{
		this.first = first; 
	}
	
	public String getCustFirst()
	{
		return this.first;
	}
	
	public void setCustLast(String last)
	{
		this.last = last; 
	}
	
	public String getCustLast()
	{
		return this.last;
	}
	
	public void setCustAddress(String address)
	{
		this.address = address; 
	}
	
	public String getCustAddress()
	{
		return this.address;
	}
	
	public void setCustDescription(String description)
	{
		this.description = description; 
	}
	
	public String getCustDescription()
	{
		return this.description;
	}

}

CustomerService interface

The following code represents the CustomerService interface. This interface contains a method signature named getCustomerData. The implementation logic for these method is located in the CustomerServiceImp class. The getCustomerData method uses the JCR API to query customer data from the AEM JCR.

The following Java code represents the CustomerService interface. 

package com.community.htl.core;


import java.util.List;

public interface CustomerService {
    
    
    /*
     * Retrieves customer data from the AEM JCR and returns all customer 
     * data within an XML schema
     *The filter argument specifies one of the following values:
     *     
     *Customer - retrieves all customer data
     *Active Customer- retrieves current customers from the JCR
     *Past Customer - retrieves old customers no longer current customers 
     */
    public List getCustomerData(String filter); 
     
}

CustomerServiceImp class

The CustomerServiceImp class uses the following Apache Felix SCR annotations to create the OSGi component:

  • @Component – defines the class as a component
  • @Service - defines the service interface that is provided by the component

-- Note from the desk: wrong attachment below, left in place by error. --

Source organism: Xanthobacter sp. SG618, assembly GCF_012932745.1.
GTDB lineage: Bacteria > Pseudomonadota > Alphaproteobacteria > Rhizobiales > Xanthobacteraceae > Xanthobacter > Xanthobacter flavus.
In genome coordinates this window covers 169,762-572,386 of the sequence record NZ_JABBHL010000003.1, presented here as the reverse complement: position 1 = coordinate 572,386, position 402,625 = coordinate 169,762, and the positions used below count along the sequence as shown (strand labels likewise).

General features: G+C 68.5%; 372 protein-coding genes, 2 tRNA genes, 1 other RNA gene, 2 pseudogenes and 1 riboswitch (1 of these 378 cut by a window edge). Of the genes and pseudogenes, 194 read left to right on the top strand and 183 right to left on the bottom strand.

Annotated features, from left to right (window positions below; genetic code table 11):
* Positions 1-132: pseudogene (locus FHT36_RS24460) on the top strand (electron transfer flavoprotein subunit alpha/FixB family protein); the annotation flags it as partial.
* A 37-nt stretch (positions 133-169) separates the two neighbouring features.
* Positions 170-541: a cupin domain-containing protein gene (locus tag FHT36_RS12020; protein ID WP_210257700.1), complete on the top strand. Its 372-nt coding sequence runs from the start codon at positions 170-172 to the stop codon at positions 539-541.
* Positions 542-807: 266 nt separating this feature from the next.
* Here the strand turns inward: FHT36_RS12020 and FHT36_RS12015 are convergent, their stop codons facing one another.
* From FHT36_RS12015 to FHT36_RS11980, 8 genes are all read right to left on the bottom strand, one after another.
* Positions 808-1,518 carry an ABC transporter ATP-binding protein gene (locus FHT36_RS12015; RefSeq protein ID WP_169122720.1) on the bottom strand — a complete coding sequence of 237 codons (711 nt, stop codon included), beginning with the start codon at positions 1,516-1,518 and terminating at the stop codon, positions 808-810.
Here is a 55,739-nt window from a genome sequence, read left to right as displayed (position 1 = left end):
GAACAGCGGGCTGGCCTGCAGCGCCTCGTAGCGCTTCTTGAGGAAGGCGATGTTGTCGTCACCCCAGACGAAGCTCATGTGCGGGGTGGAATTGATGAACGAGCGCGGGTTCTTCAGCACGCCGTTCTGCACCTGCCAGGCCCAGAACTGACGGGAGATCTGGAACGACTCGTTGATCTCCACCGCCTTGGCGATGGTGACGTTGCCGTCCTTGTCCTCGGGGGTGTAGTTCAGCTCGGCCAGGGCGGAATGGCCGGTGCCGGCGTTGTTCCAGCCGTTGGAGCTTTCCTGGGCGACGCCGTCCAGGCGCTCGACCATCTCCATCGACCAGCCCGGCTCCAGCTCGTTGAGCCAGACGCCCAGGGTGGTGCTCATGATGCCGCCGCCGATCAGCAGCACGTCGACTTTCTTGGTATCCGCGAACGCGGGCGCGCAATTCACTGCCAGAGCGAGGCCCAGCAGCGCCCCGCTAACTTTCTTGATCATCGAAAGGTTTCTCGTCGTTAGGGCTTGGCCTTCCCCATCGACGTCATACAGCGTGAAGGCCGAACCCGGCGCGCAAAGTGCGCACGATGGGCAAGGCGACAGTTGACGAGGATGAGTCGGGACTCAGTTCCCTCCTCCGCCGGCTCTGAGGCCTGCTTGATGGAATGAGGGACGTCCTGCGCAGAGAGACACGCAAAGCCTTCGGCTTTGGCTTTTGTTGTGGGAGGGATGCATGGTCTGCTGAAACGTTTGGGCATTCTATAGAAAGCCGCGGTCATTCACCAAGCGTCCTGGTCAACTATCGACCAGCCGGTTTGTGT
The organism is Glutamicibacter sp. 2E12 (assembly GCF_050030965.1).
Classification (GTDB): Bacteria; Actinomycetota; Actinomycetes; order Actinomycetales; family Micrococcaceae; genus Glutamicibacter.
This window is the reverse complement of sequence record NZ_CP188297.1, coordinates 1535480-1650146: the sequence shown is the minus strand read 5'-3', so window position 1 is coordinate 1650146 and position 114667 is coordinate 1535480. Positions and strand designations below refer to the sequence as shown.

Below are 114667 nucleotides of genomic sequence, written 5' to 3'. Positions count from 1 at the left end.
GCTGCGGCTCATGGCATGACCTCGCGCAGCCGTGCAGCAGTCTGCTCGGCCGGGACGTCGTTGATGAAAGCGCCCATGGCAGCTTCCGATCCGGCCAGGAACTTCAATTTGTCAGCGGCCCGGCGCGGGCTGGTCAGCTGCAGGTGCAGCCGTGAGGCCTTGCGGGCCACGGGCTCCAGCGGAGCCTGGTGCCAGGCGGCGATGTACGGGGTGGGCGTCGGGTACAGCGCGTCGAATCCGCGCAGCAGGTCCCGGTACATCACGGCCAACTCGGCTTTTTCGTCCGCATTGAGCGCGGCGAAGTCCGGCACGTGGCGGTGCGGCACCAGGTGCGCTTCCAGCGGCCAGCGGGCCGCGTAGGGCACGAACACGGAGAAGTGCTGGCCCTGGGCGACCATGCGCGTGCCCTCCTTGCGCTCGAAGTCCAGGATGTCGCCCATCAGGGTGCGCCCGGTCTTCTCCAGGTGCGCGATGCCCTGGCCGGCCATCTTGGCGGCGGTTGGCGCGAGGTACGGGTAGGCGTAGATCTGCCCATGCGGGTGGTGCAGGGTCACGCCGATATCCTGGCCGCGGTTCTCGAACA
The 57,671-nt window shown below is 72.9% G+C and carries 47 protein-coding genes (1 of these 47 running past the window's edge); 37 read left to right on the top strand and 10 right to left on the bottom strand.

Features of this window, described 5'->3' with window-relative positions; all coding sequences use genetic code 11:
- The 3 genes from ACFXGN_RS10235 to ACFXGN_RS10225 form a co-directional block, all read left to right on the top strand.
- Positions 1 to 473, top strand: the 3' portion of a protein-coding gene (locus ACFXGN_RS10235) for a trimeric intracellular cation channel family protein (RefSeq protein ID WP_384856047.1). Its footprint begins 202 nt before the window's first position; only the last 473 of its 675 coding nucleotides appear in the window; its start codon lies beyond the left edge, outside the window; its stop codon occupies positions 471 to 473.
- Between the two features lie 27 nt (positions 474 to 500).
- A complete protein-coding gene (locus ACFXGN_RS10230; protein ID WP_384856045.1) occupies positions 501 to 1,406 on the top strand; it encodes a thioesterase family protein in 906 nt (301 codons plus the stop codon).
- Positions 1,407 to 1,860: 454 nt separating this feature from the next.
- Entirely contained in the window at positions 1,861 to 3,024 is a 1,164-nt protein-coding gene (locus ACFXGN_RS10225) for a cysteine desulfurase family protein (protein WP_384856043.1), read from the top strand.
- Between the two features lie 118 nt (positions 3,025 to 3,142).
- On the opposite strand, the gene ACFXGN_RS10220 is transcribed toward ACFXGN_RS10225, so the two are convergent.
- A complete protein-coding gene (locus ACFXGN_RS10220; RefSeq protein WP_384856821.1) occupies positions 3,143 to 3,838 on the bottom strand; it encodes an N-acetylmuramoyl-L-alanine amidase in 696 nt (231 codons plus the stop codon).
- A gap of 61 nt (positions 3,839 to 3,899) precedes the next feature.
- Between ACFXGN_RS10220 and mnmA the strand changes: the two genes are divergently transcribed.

• @Reference – injects a service into the component. 

In this development article, a ResourceResolverFactory instance is injected into the getCustomerData method. This instance is required to create a Session instance that lets you query the AEM JCR. To inject a ResourceResolverFactory instance, you use the @Reference annotation to define a class member, as shown in the following example.

//Inject a Sling ResourceResolverFactory
@Reference
private ResourceResolverFactory resolverFactory;

Within the getCustomerData method, you reference the entry that you specified in the Apache Sling Mapper service. You use this to create a Session object, as shown here.

//This is a component so it can provide or consume services
@Component
  
@Service
public class CustomerServiceImpl implements CustomerService {
  
  
/** Default log. */
protected final Logger log = LoggerFactory.getLogger(this.getClass());
      
private Session session;
          
//Inject a Sling ResourceResolverFactory
@Reference
private ResourceResolverFactory resolverFactory;
      
 
 
//Queries the AEM JCR for customer data and returns
//the data within an XML schema   
public String getCustomerData(String filter) {
 
Customer cust = null;
 
List<Customer> custList = new ArrayList<Customer>();
Map<String, Object> param = new HashMap<String, Object>();
param.put(ResourceResolverFactory.SUBSERVICE, "datawrite");
ResourceResolver resolver = null;

try {
           
    //Invoke the adaptTo method to create a Session used to create a QueryManager
	resolver = resolverFactory.getServiceResourceResolver(param);
    session = resolver.adaptTo(Session.class);

Note:

When you open a JCR session, there is a reference to the JCR repository object. Every session will consume some memory unless the logout() method is called explicitly. If you do not call this call and create lots of sessions, you risk an out-of-memory exception by your JVM, which terminates the CQ instance. A single leaked session isn’t a problem, but if you have hundreds or thousands of leaked sessions, it might turn into a problem. For more information, see CQ development patterns – Sling ResourceResolver and JCR sessions.